Protecting the rights of women migrant workers
In Bangladesh, women make up only 4.12 per cent of all migrant workers. In 2004, it grew to a significant percentage of 18.66 in 2015. The growth however had a slight dip bringing it down to 15.58 and 12.12 per cent respectively in 2016 and 2017.The 7th Five -year Plan envisioned that women will make up to 30 percent of the total number of outbound migrant workers by 2020.
Since 2006 UN Women Bangladesh is working to empower and promote the rights of women migrant workers in collaboration with Ministry of Expatriates’ Welfare and Overseas Employment (MOEWOE), Bureau of Manpower, Employment and Training (BMET) and UN agencies such as ILO and IOM. We work for better protection of the rights of migrant workers throughout the migration cycle through improvements in policies and services for women migrant workers.
At the policy level, UN Women is contributing gender-perspectives, emphasizing the rights of women migrant workers, and ensuring participation of women’s rights groups in the regional and global normative process including Colombo Process, Abu Dhabi Dialogue and GFMD. At the national level, we are advocating for adopting and implementing gender responsive elements of Standard Terms of Employment (STOE) for Women Domestic Migrant Workers (WDMWs) by the Government of Bangladesh in its negotiation with labour receiving countries. UN Women is also supporting MOEWOE with identification of higher-value occupations and safer migration destinations for women so that they have more options for a safer and empowering migration experience.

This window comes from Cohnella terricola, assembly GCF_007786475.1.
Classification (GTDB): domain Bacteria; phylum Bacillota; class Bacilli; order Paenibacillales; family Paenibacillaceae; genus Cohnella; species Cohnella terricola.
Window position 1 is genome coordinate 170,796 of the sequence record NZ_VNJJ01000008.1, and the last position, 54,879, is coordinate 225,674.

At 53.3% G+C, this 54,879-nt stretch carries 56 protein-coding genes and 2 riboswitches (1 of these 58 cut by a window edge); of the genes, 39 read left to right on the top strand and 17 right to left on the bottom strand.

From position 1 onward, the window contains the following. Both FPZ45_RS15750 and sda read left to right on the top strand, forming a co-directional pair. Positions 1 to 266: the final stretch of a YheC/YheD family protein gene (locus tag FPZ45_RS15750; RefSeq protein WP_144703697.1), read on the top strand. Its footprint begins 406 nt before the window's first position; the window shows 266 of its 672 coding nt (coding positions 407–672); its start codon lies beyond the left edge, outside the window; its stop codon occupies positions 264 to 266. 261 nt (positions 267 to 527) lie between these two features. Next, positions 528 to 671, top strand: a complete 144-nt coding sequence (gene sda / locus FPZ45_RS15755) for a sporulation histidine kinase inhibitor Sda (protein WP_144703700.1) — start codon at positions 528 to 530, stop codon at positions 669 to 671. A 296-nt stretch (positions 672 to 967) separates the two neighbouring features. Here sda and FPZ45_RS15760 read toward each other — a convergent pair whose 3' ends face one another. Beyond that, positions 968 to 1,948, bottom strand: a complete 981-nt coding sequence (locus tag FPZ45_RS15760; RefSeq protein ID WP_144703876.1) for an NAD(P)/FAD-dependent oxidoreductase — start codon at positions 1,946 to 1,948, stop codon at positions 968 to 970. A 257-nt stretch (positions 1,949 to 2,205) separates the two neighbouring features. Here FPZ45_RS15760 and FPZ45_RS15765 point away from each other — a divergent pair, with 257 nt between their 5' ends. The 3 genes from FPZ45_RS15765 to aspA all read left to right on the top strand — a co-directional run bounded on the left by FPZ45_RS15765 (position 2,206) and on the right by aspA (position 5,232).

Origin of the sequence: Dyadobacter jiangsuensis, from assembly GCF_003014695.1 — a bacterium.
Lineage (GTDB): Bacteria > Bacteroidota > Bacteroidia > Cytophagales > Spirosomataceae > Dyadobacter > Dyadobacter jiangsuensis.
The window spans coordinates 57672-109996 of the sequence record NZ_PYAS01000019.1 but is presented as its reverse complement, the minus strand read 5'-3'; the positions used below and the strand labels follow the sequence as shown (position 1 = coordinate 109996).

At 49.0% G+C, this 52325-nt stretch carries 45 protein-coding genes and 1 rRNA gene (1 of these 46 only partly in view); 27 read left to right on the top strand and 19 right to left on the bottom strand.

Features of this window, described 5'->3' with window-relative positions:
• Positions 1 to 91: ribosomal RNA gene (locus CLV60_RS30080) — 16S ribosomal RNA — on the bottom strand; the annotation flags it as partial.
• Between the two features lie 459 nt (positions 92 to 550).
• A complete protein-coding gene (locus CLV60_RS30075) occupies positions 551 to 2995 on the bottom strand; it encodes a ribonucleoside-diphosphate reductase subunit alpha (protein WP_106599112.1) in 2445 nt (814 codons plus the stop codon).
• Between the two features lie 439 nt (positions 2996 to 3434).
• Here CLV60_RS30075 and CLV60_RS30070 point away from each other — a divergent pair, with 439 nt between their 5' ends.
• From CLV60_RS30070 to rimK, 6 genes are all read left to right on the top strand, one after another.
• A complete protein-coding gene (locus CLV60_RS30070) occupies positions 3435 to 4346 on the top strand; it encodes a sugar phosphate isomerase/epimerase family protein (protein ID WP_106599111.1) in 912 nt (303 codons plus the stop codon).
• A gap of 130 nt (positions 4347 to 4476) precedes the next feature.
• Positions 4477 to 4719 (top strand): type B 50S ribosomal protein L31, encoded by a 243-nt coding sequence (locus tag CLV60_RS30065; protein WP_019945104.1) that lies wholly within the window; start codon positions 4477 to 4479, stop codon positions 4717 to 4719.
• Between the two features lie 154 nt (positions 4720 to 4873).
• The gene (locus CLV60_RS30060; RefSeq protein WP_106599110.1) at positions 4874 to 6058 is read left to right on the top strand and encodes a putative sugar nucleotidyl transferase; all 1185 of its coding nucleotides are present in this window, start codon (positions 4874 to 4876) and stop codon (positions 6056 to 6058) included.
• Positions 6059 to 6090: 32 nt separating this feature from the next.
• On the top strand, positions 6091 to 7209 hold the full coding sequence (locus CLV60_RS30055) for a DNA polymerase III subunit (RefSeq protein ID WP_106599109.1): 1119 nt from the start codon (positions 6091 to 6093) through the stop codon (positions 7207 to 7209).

In terms of services, UN Women in partnership with ILO is supporting BMET to improve effectiveness of pre-departure trainings for female migrant workers. In addition, Labor Attachés, BMET and District Employment and Manpower office (DEMO) officials have been sensitized on the needs and vulnerabilities of women migrant workers to be able to provide better services and information to women and support their safe migration.
UN Women also supports community-level interventions. Popular street theatre and radio programmes have been developed to spread information on safe migration to potential migrant workers and help them make better decisions on whether to migrate or not and how. Approximately 15,000 people have been reached by these messages on the risks of illegal migration and the opportunities and pathways to legal migration. Under a reintegration programme, a total of 24,554 (male 13,451 and female 11,103) people were sensitized through courtyard meetings on the challenges faced by women who migrate abroad for work and the contributions that they make to the Bangladesh economy through remittances, in order to reduce the social stigma that women migrants face when they return to their community.